Cucina Italiana moderna

Anna Maria cooks rombo in her Venice kitchen.
Anna Maria cooks rombo in her Venice kitchen.

Anna Maria Andreola’s kitchen at Le Mansarde B&B in Venice was not what we expected, especially in a lovingly maintained but traditional old stone palazzo that wore its two centuries proudly. The aroma of fresh bread greeted us at the door. She had dumped all the ingredients into a high tech bread machine that morning and set the timer so bread would be ready for dinner. Right next to the breadmaker stood her universal kitchen machine that weighs, processes and slow-cooks food. (It also serves as a mixer and a blender.) The counter also held a juicer and an electric ice cream freezer.

Silly us. We’d been expecting a big stove and nothing else.

We should have been prepared for the Italian predilection for kitchen gadgetry. Remember: These are the people who invented the classic espresso machines with their array of dials and levers. They also make much of the industrial food-processing machinery from giant cooking vats to wine-bottling lines. What’s a few appliances?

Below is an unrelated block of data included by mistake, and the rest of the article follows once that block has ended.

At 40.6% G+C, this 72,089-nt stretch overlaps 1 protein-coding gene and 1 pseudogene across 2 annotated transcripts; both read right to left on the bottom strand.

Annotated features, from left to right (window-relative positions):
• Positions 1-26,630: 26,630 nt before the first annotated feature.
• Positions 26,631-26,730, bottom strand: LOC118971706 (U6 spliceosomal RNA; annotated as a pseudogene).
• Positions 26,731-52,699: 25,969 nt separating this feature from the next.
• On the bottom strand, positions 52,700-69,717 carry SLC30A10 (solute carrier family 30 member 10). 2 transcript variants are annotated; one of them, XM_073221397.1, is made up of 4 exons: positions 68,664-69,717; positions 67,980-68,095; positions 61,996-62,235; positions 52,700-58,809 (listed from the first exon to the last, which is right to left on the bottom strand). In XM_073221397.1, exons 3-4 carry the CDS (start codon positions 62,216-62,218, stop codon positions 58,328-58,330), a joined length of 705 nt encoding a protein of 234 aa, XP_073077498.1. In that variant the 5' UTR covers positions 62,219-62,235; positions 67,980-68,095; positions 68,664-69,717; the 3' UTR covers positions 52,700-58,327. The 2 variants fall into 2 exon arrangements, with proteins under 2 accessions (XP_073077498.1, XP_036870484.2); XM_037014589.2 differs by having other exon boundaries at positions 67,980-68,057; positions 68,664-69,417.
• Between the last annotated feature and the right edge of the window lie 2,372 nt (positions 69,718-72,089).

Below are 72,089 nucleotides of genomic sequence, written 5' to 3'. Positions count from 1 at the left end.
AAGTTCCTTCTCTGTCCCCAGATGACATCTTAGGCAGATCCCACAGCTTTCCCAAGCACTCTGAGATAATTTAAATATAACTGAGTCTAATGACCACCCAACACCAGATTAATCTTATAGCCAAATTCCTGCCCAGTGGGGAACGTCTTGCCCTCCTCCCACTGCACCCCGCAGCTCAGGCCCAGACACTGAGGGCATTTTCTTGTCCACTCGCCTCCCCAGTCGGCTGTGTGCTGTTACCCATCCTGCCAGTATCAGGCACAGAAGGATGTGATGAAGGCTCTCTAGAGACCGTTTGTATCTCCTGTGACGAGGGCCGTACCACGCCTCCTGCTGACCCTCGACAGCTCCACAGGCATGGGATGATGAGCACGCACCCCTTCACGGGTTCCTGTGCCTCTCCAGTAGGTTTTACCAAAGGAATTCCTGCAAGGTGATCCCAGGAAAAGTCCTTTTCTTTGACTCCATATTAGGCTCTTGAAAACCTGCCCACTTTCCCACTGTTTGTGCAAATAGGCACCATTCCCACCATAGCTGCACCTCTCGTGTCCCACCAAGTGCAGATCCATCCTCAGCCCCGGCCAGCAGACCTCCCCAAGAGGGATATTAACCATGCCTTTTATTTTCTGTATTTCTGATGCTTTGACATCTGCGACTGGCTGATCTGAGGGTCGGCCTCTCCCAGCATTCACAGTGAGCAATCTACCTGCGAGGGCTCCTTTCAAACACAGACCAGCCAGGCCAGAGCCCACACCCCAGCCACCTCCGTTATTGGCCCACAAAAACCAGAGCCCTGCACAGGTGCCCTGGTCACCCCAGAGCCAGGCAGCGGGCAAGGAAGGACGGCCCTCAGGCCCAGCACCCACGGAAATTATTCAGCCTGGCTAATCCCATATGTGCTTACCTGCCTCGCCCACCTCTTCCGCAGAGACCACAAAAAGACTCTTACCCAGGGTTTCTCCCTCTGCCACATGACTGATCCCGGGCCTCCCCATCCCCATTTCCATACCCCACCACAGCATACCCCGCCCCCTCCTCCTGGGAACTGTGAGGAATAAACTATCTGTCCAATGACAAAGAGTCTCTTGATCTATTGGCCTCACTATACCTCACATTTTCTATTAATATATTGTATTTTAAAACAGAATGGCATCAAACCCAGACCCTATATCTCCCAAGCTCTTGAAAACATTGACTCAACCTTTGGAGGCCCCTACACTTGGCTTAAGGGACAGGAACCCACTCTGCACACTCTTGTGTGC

But Anna Maria’s favorite piece of kitchen equipment didn’t have a plug. It was the pressure cooker, and she preached its gospel like a late-night TV pitchman. Not only does it cut cooking time, she said, it also conserves flavors and vitamins. “I do everything with it,” she said, seeing our skepticism. “I would have had my children in the pressure cooker if I could have.”

2 thoughts on “Cucina Italiana moderna

  1. Actually, Matt, you should try it. It only cuts the tedious part–you still have to finish the risotto. It’s actually standard practice in most restaurants–even high-end restaurants–to prep several orders of risotto ahead with the pressure cooker and finish as needed. At home, it’s nice to have hands free to cook another course while the rice is being made.

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